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Edward Rushton Piano Removal 2 (2012)

For piano quartet

15 minutes


Piano Removal 2 harks back to the programme music I enjoyed writing at around the time of my first two Schubert Ensemble commissions, L’An Mil (for piano quintet, 1999) and Game/No Game (for piano trio, 2000). The Ensemble asked me to compose something with a Scottish theme. I was reading Claire Harman’s biography of Robert Louis Stevenson (Robert Louis Stevenson - A Biography; London, Harper Perennial, 2005) and was struck by this episode from towards the end of his life: having settled in the South Seas with his family and entourage of indigenous servants, Stevenson must have been dissatisfied with the quality of their home music-making (he enjoyed playing the penny whistle), so in 1891 he sent for his old piano to be shipped over from Edinburgh. Apparently it arrived “in tolerably good tune” and Stevenson’s step-daughter Belle was required to hammer upon it to accompany the clarinet, banjo, flute and guitar - as well as Stevenson’s own favoured instrument - already in the family’s possession.  The title refers not only to the action of uprooting and transporting a piano across the globe, but also to my 1995 piece, Piano Removal, which featured 15 instruments but no piano.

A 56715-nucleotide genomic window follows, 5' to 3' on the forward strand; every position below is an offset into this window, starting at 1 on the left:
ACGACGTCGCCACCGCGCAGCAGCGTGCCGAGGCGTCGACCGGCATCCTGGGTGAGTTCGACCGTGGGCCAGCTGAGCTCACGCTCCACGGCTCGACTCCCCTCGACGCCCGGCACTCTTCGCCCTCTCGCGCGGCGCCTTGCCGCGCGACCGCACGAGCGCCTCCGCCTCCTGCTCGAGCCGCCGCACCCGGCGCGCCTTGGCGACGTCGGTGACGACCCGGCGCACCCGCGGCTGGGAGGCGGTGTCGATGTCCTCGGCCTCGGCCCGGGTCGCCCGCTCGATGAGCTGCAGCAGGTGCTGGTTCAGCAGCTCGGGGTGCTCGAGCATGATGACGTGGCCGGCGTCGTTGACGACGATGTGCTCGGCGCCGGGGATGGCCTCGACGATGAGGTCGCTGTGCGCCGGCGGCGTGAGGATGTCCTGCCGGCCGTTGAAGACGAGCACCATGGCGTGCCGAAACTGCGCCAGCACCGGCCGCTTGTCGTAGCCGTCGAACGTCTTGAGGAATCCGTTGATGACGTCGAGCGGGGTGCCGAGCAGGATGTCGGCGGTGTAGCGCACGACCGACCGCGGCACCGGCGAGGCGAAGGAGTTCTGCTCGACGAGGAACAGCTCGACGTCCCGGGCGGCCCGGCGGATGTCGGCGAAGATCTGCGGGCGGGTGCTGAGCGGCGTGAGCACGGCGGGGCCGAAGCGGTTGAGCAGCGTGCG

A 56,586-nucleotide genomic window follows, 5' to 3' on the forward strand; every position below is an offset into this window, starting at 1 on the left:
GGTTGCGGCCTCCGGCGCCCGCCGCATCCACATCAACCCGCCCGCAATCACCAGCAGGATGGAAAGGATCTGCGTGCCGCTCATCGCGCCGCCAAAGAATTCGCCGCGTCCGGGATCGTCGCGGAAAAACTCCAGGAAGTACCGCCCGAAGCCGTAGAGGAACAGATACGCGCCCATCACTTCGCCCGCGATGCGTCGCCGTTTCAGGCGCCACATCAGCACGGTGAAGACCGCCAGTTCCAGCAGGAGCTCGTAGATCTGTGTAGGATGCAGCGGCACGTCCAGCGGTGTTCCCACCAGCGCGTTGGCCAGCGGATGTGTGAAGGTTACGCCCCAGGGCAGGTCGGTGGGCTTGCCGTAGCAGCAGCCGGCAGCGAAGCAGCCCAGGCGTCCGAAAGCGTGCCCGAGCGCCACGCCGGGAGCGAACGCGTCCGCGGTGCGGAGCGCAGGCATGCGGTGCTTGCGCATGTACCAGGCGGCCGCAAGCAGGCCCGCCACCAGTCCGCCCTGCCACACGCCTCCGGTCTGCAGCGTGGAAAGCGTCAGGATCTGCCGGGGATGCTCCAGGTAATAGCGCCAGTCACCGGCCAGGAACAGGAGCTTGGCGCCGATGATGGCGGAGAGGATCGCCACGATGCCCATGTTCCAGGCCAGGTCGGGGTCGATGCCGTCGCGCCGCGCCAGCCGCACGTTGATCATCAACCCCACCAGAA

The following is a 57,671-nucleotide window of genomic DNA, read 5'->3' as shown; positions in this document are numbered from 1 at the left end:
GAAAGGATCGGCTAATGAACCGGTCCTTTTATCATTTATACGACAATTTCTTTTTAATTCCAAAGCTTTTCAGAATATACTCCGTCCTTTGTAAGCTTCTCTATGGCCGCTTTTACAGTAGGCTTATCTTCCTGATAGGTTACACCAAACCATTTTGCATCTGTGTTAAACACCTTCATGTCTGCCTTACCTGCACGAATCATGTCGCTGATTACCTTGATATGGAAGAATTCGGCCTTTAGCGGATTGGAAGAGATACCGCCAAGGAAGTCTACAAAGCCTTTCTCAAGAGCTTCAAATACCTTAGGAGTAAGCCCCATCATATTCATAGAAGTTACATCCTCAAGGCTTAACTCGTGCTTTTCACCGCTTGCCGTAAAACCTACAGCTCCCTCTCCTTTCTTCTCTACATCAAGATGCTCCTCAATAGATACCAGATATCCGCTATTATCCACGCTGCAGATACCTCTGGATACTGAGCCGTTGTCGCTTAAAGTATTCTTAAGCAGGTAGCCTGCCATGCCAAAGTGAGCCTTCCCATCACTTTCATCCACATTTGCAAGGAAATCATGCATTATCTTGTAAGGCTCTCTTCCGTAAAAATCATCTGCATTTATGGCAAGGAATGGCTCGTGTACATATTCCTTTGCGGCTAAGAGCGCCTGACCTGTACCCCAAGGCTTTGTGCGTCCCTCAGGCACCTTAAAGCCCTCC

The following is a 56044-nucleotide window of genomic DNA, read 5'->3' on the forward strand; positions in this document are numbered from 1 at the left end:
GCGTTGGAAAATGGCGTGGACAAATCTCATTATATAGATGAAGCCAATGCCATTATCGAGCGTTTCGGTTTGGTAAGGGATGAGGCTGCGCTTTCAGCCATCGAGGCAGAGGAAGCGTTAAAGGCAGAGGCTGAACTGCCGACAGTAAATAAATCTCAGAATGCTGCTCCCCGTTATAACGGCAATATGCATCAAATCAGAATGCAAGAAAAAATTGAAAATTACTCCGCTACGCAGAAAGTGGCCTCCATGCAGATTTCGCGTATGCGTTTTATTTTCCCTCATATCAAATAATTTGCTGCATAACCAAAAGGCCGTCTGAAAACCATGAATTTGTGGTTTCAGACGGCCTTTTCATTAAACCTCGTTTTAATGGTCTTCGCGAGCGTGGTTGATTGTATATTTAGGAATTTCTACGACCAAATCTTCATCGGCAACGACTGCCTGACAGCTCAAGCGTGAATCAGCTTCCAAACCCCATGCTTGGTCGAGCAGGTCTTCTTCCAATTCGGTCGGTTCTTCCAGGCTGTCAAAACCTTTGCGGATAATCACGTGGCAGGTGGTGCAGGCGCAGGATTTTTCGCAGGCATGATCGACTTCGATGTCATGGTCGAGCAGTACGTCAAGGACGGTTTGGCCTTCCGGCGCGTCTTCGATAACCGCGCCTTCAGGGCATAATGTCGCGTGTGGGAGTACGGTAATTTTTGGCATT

Piano Removal 2 is divided into five parts, played without a break, and follows this design:

Part 1 - Robert Louis Stevenson has settled in Vailima on the South Sea Island of Upolu. It's raining and his household is                       raucously singing bellicose songs.

Part 2 - Dream or imaginary journey across the globe to Scotland...

Part 3 - ...where it's raining.

Part 4 - Stevenson's piano is removed from Edinburgh and transported across the globe to Vailima...

Part 5 - ...where it arrives a little out of tune; the household celebrates with a noisy knees-up


© Edward Rushton


Piano Removal 2 was commissioned by the Schubert Ensemble of London for their 30th anniversary season with generous funding from The Esmée Fairbairn Foundation, the PRS for Music Foundation  and The Schubert Ensemble Trust.  It was first performed at Kings Place, London on 9th March 2013.

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